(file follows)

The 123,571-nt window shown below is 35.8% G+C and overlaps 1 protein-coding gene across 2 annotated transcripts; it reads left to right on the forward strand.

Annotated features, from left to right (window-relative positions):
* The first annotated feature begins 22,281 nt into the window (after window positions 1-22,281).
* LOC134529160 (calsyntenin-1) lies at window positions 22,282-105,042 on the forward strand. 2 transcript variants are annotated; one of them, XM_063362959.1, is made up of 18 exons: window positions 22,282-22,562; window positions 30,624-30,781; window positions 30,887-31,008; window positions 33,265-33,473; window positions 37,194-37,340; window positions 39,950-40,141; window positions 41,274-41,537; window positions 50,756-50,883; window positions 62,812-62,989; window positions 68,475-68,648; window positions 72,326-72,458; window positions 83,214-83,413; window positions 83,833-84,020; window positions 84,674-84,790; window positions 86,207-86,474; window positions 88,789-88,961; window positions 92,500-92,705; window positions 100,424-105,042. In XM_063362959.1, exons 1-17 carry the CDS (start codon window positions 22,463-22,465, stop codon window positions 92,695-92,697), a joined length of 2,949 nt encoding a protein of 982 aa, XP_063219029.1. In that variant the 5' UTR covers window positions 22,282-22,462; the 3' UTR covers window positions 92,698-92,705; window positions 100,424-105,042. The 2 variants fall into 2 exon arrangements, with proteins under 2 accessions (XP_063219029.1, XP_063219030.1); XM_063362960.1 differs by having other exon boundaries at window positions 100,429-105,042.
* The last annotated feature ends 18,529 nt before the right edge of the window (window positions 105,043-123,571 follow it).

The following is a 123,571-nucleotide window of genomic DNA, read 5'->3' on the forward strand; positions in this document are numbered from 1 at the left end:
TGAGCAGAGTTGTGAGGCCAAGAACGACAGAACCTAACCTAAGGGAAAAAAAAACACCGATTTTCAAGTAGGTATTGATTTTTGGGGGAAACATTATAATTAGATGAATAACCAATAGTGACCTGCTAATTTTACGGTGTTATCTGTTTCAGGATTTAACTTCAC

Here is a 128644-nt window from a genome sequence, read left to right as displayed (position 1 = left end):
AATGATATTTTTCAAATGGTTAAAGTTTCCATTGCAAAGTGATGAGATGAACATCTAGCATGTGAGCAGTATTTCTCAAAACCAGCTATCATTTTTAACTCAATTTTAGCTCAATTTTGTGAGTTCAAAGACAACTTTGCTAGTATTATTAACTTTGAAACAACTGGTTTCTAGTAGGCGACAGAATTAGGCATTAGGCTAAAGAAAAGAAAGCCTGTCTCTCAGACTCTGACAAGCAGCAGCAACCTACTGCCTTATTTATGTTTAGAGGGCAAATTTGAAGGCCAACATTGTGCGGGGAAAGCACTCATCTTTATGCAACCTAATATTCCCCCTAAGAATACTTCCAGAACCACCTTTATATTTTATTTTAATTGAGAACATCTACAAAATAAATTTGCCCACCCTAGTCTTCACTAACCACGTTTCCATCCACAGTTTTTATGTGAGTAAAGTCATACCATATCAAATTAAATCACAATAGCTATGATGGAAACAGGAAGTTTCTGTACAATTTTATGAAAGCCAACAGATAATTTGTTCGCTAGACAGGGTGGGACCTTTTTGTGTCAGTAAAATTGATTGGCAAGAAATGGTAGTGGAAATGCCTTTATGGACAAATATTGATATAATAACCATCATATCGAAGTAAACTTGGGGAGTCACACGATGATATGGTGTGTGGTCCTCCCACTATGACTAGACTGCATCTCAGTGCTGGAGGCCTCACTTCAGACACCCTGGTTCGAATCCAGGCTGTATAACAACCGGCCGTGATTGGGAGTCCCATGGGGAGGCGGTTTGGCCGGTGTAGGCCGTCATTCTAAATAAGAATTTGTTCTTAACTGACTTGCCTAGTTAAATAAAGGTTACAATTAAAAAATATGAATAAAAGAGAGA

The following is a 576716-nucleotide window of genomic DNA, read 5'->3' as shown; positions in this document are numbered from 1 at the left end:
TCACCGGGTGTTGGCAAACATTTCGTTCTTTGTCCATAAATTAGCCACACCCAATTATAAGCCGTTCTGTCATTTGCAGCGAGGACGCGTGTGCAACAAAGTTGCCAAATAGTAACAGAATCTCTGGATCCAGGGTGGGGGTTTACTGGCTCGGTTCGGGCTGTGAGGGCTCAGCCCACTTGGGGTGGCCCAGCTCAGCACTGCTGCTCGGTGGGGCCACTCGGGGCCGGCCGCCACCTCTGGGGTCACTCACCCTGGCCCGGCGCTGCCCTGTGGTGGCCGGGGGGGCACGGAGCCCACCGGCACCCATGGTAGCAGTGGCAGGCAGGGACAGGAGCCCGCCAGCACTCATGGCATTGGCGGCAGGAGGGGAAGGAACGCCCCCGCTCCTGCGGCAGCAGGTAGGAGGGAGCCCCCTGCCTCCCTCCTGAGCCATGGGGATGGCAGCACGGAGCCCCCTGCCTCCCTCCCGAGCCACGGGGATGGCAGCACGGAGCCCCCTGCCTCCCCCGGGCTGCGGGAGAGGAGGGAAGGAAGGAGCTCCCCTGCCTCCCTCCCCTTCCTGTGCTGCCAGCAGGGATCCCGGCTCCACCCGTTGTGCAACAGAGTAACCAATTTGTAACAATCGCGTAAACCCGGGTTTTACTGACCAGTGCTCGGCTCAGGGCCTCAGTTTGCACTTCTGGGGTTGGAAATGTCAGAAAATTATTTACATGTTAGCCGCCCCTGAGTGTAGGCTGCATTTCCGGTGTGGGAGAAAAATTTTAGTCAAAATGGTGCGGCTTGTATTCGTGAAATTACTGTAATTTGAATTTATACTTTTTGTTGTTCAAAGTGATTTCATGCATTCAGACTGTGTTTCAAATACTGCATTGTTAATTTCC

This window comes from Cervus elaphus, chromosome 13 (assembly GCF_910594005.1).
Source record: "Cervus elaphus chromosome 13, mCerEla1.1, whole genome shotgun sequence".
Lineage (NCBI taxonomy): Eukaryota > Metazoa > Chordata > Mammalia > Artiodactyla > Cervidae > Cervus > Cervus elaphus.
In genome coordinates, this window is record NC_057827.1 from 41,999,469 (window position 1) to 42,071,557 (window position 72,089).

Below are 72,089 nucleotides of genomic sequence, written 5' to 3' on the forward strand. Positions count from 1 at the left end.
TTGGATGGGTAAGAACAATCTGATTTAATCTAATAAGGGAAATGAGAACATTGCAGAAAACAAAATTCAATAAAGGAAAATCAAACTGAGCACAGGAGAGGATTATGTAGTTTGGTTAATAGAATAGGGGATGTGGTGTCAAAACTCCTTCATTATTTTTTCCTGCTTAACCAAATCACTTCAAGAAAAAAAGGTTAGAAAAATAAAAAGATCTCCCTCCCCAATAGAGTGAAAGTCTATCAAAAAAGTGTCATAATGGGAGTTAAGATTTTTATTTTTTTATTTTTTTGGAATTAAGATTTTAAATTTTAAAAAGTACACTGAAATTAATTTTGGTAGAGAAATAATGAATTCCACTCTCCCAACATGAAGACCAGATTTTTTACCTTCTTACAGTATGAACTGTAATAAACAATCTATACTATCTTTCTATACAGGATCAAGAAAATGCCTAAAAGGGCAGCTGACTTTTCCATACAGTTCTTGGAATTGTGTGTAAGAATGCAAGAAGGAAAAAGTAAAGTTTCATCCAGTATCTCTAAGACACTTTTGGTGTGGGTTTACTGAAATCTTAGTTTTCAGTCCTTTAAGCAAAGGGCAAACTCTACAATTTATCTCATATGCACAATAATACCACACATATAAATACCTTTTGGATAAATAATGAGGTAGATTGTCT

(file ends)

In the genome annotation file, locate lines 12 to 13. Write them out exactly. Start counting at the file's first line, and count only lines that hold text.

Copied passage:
This window comes from Cervus elaphus, chromosome 13 (assembly GCF_910594005.1).
Source record: "Cervus elaphus chromosome 13, mCerEla1.1, whole genome shotgun sequence".